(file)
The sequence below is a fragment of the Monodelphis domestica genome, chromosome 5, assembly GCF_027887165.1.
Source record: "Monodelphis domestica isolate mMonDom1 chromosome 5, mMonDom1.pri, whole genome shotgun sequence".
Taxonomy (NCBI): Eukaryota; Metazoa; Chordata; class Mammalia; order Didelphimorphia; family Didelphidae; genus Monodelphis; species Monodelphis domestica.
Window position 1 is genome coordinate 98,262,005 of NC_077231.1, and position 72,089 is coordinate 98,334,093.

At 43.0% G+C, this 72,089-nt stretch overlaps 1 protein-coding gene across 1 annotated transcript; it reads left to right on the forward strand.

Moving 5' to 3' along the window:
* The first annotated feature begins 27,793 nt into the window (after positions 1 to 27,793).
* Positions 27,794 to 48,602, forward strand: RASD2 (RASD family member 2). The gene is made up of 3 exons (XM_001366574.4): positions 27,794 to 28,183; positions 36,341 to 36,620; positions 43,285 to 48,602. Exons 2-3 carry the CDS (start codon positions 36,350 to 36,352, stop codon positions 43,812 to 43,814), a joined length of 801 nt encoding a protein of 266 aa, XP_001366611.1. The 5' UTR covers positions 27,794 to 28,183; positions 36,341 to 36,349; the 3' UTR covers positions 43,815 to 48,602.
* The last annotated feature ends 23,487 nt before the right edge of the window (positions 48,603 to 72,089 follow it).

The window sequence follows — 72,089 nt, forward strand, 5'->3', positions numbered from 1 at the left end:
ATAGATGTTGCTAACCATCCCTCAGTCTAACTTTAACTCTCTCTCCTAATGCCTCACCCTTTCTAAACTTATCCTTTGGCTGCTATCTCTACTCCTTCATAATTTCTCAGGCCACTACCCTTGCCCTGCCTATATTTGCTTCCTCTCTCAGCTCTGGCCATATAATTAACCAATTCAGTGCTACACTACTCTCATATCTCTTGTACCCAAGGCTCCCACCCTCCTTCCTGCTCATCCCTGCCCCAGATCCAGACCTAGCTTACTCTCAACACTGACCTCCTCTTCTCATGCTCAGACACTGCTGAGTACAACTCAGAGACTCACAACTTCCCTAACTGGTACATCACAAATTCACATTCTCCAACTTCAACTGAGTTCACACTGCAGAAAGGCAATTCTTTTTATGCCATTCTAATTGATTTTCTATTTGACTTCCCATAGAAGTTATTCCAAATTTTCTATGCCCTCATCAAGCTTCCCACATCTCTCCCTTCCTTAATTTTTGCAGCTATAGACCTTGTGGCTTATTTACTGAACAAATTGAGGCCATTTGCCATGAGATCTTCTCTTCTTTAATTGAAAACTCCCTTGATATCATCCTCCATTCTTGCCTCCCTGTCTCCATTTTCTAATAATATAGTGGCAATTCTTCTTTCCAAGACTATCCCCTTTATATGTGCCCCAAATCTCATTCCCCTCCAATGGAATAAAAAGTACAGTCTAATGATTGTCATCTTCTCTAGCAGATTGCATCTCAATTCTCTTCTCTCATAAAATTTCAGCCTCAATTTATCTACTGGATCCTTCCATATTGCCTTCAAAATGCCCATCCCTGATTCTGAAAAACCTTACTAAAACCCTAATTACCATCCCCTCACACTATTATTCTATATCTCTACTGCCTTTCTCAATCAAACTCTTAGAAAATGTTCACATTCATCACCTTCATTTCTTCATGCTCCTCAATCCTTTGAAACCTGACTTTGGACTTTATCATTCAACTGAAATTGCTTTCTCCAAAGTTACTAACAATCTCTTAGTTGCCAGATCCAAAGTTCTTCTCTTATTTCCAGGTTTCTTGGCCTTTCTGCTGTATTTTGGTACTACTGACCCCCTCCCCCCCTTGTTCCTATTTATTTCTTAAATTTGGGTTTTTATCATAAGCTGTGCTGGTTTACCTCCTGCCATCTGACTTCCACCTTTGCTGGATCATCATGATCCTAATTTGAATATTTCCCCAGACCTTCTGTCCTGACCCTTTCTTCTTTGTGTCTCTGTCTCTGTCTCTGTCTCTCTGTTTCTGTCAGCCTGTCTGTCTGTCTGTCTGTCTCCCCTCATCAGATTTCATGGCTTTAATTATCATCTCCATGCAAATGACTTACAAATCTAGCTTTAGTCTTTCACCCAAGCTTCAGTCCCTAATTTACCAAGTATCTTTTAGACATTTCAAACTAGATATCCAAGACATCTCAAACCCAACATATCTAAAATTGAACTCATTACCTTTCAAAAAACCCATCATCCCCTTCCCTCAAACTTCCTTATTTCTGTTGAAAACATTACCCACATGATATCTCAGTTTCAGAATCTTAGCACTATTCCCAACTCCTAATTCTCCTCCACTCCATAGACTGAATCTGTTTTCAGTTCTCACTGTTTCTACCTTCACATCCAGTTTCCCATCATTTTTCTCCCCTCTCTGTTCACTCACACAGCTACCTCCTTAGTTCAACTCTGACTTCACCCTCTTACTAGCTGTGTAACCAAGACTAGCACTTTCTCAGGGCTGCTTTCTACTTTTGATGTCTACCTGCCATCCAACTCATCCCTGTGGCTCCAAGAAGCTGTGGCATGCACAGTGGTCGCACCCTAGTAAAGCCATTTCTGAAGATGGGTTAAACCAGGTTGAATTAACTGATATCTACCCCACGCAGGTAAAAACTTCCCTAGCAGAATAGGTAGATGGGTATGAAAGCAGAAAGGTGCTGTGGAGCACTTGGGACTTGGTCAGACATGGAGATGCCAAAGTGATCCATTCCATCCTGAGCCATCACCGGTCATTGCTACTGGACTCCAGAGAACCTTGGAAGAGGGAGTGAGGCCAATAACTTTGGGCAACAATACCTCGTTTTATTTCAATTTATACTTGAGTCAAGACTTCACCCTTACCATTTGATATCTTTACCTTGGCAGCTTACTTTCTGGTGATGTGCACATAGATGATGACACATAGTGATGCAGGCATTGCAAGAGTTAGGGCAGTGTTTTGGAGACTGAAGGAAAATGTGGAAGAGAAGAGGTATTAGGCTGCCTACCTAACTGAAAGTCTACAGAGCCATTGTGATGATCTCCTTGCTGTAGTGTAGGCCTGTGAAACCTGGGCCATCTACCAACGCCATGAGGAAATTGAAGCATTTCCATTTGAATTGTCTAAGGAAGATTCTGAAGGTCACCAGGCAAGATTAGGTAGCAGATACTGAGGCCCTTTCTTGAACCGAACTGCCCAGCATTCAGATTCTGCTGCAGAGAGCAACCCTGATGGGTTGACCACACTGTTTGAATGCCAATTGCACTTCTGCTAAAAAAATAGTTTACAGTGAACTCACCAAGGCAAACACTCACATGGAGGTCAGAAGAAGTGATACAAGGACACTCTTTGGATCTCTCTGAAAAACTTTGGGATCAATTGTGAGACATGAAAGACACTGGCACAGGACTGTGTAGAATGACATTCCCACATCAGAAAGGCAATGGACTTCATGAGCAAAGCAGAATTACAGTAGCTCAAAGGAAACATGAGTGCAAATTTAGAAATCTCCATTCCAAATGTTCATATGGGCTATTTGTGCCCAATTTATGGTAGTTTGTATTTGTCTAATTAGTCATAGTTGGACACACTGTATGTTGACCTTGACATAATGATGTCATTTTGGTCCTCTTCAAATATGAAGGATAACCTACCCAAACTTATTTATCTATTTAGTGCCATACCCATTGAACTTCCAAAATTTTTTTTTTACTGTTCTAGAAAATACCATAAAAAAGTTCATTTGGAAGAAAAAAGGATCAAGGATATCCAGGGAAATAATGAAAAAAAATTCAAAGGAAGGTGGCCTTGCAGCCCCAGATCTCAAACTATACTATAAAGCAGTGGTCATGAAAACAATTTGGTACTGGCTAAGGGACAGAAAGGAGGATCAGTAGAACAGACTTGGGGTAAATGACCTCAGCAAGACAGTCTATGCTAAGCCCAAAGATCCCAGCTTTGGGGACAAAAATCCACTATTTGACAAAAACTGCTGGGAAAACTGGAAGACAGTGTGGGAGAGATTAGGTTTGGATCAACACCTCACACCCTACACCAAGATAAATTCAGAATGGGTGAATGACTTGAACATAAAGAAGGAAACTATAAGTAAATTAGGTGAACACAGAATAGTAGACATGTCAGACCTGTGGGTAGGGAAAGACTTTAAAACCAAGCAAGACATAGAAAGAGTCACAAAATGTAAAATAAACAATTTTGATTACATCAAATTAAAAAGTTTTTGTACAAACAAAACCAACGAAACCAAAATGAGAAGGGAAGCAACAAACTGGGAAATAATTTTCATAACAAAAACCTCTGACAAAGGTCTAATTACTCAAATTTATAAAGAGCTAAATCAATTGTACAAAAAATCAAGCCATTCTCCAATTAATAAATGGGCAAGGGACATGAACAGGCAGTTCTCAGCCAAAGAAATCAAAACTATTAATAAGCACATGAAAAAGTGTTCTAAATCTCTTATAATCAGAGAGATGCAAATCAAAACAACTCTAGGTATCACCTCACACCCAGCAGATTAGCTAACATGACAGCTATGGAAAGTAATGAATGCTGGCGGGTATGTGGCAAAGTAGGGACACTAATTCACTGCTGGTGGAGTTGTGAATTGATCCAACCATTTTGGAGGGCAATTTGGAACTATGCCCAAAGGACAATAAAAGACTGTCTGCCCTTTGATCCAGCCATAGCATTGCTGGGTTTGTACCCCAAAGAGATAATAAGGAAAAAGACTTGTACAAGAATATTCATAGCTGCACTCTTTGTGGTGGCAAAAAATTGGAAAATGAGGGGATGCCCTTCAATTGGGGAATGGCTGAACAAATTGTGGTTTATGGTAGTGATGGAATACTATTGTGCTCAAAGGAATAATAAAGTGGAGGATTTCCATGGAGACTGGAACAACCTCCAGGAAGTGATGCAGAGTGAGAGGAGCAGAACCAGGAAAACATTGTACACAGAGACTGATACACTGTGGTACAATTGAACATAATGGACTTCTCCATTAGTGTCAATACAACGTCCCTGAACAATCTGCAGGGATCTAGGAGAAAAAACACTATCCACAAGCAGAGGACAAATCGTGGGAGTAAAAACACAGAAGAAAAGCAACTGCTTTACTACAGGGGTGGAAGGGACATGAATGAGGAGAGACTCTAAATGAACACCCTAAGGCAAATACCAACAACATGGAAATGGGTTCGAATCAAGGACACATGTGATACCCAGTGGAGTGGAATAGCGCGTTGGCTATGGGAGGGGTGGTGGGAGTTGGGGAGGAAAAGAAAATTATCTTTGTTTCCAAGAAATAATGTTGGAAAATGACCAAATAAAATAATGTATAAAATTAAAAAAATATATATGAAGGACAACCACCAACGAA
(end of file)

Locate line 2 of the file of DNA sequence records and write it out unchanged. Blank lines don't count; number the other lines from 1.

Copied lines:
Source record: "Monodelphis domestica isolate mMonDom1 chromosome 5, mMonDom1.pri, whole genome shotgun sequence".